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What does it mean to be addicted to food—and is food addiction the same for everyone? According to a new study by the Yale School of Medicine and University of Minnesota Medical School, rates of food addiction—the compulsive consumption of foods high in sugar and fat, leading to symptoms of distress—differ across demographic and weight groups.
In the study, participants reported their views on healthcare and food consumption as well as their clinical, demographic, and body-mass index (BMI) information. Those who had food addiction symptoms such as distress or impairment as a result of their eating habits were placed into the food addicted category.
Statistical analyses revealed that females and people with obesity were more likely to report distress related to the food addiction symptoms after controlling for symptom frequency. “Women might experience more pressure related to food and weight, and therefore [are] more likely to experience symptoms of distress from eating,” lead researcher and Yale postdoctoral fellow Meagan Carr said. “People who are overweight and obese experience stigma and prejudice, so it’s also possible that they might have more reactions to food addiction.”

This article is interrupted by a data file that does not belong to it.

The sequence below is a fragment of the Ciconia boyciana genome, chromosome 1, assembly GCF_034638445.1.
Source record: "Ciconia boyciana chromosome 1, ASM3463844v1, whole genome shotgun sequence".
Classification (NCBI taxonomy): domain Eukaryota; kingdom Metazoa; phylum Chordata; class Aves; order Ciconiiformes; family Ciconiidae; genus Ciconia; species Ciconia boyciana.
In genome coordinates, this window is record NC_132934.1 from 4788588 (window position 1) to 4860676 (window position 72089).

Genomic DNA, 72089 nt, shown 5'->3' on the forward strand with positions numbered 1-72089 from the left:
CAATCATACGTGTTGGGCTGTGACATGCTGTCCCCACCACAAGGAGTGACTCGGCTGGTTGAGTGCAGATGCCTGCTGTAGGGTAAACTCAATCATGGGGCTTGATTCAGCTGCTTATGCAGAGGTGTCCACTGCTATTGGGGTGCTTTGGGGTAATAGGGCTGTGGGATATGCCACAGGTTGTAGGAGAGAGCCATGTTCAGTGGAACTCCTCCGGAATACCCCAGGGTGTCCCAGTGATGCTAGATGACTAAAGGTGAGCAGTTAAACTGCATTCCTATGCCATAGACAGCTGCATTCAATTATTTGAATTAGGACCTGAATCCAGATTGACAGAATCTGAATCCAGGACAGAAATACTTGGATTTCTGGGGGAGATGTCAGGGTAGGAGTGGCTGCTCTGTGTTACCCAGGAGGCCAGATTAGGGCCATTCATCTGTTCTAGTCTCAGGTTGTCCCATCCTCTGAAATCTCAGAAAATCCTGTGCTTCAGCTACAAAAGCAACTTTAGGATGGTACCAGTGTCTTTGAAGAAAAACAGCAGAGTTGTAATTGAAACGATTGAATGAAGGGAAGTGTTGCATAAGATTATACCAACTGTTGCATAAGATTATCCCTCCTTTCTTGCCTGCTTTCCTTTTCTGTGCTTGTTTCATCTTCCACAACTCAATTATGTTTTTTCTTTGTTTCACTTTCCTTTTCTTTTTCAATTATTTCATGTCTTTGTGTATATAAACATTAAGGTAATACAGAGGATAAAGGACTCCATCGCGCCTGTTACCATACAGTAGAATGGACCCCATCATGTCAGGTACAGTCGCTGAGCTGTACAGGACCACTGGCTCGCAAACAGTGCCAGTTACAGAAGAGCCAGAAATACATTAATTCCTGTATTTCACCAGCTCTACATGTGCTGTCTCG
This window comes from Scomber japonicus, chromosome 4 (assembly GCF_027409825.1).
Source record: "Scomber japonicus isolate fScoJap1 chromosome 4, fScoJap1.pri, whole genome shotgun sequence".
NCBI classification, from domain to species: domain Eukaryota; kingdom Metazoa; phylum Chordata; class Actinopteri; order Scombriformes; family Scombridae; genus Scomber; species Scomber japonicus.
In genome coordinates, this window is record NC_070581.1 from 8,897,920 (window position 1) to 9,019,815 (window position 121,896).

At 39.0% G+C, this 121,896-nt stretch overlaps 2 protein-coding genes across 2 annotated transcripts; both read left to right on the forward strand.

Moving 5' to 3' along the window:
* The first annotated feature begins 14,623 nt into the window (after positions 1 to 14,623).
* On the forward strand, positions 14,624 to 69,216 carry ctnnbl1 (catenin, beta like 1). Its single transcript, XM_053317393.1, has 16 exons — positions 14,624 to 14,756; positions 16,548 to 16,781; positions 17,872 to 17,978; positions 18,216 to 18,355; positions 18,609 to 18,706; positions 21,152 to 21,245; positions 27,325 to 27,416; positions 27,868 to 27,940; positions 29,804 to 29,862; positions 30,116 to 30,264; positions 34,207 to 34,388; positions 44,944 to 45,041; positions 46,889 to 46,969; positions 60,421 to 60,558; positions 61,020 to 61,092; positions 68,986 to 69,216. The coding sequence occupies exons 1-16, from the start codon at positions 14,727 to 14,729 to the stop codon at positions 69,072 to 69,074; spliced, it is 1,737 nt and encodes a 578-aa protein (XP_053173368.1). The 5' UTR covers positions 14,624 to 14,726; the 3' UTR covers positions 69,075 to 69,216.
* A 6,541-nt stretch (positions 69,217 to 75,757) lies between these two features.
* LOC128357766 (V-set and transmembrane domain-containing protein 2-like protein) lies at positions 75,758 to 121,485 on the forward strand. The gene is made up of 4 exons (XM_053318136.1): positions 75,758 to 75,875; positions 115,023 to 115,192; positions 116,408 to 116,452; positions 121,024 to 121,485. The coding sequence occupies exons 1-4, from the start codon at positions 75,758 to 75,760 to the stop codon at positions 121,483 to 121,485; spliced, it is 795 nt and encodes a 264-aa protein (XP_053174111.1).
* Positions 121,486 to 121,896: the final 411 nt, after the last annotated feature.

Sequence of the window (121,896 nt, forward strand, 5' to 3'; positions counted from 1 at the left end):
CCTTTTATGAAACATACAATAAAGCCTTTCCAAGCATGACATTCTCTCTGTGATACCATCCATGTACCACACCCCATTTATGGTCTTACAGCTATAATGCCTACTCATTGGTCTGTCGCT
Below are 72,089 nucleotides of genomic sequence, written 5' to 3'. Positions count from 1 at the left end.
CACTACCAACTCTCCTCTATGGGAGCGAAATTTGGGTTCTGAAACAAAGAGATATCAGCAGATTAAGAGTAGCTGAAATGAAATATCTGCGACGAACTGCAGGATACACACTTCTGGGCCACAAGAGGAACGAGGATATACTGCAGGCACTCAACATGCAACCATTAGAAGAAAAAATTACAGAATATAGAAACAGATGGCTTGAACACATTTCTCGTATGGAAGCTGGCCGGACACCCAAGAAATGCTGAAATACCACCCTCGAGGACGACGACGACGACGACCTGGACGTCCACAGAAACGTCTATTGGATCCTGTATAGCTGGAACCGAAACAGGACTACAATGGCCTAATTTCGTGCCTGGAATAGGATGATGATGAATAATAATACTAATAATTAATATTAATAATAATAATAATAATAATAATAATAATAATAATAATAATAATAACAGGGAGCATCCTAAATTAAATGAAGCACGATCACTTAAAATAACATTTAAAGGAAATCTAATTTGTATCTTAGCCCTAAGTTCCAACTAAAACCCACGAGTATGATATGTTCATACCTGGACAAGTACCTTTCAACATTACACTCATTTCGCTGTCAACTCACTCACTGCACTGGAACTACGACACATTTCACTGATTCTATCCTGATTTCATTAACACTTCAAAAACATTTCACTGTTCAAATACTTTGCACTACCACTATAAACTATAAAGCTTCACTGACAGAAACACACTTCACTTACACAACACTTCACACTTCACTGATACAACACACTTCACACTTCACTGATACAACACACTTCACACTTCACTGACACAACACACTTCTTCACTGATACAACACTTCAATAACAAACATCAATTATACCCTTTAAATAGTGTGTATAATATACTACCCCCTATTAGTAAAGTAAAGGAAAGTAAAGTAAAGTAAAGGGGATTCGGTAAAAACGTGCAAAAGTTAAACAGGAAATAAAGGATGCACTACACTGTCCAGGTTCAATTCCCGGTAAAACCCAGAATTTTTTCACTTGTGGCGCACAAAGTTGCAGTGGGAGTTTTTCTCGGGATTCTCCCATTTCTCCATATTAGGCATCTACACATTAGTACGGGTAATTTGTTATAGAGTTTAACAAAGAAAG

Carr emphasized the need for a better understanding of food addiction. “The data show that it may be better to move beyond focusing on people’s individual choices around food, and instead think about environmental context and other contributors,” Carr said.